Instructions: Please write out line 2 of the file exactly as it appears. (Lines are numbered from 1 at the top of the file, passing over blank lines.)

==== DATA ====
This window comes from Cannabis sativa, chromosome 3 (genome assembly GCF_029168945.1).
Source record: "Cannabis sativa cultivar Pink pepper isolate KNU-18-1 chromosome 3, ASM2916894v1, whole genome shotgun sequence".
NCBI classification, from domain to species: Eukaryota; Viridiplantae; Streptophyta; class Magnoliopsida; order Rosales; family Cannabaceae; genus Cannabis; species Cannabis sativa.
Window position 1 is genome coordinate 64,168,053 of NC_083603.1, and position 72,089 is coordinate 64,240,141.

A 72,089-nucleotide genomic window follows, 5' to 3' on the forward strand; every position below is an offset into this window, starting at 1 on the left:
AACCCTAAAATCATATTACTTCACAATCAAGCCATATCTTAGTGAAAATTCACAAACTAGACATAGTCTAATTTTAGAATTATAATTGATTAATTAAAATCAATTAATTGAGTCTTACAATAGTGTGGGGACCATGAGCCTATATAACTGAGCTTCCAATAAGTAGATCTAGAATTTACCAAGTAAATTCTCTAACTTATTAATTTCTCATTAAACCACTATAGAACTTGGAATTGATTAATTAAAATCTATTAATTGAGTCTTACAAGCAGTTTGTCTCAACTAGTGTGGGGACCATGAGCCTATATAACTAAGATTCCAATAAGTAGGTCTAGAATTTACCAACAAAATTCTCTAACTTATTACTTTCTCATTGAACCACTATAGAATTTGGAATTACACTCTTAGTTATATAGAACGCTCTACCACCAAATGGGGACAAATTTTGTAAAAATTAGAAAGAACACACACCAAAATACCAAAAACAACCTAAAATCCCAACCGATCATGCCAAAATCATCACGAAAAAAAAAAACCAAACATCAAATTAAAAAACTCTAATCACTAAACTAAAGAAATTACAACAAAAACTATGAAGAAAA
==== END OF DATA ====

Source record: "Cannabis sativa cultivar Pink pepper isolate KNU-18-1 chromosome 3, ASM2916894v1, whole genome shotgun sequence".